Do you need to take the A-levels or SAT when applying to MIT?
I am moving to grade 10 and MIT has been my dream school. I have realized I might need to take the SAT but I am doing the British Curriculum and cannot change to the American Curriculum. My school doesn’t offer any AP or IB or honors classes. For my curriculum I have to take the IGCSE. I want to find out if I can apply to MIT with the A-levels or if I do not need to take the a levels but use that time to take the SAT.
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My curriculum is also non-American (Bulgaria), yet if you have the opportunity to test for the exams (SAT, Subject Tests) then I would strongly recommend you to self-study for them and take them. As for AP, my school, too, doesn't offer any AP classes or exams. Still, I decided to self-study for 2 exams and to take them in another school. If you believe that you can manage both the British curriculum and take the standardized tests then I strongly recommend you do it, especially for MIT. You still have a lot of time, so taking the tests should not be so hard provided that they don't cause you financial difficulty and are available to you. Good luck!
(from MIT website)
If you attended high school outside of the United States, your grades and subjects of study might have been very different than those of most American students. However, this will not negatively impact your application to MIT.
MIT admissions counselors are trained to understand the educational system in your part of the world. We do not try to convert your grades to the American system, or to find other sorts of equivalence. You will not be competing against your classmates or students in other parts of the world; we do not have caps or quotas for countries. We consider each student as an individual as they proceed through our process.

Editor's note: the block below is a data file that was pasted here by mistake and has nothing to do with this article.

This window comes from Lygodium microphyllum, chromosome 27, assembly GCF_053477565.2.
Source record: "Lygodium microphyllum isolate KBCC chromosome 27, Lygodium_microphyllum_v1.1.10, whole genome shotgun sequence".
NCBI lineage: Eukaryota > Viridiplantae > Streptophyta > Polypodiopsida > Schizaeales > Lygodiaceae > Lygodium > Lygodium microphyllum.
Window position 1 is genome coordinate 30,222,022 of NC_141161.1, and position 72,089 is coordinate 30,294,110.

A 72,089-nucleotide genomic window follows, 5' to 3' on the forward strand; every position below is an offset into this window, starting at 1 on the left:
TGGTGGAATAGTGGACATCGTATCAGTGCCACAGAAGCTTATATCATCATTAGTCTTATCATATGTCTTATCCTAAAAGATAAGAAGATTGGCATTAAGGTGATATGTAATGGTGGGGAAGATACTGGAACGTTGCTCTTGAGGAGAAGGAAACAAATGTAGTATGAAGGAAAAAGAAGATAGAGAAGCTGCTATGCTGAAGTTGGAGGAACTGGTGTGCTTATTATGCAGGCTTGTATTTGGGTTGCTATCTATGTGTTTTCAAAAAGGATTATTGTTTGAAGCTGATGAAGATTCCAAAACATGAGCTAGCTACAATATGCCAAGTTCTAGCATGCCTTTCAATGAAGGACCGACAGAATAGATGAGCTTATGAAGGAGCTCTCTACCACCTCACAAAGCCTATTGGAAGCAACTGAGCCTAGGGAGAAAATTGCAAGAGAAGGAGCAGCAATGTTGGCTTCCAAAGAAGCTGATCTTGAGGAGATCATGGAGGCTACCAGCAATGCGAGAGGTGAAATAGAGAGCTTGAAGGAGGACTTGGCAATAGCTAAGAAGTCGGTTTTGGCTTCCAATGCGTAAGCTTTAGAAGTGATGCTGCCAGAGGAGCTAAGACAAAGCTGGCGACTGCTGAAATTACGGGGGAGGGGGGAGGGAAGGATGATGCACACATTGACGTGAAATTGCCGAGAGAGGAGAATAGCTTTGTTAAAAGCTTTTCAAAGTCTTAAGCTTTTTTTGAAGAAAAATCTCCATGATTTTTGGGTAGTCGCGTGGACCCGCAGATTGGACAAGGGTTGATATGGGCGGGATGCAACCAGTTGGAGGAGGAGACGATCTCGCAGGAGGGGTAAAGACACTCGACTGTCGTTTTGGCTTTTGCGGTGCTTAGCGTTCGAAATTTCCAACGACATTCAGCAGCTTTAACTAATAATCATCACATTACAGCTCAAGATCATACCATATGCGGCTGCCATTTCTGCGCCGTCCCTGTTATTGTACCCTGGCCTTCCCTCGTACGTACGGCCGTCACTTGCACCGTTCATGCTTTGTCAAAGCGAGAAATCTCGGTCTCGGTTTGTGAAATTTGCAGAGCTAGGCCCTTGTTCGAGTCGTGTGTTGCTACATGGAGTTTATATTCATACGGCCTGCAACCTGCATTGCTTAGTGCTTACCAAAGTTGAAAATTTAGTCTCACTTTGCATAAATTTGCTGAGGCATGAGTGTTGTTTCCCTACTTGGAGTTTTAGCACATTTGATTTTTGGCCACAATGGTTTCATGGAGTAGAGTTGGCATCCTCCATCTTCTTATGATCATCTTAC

However, all students need to demonstrate minimum competence in fields they will continue to study at MIT. We recommend that all international students study:
Four years of English
Mathematics, at least to the level of calculus
Two or more years of history/social studies
While these courses are not required, studying them will increase the chances that you will be sufficiently prepared academically to attend MIT. Students without all of the listed recommended classes are welcome to apply.
With regards to SAT, MIT is test optional this admissions cycle, that may change in 2 years when you apply so you need to check with MIT in 1 year or so to see if you need to prepare for that.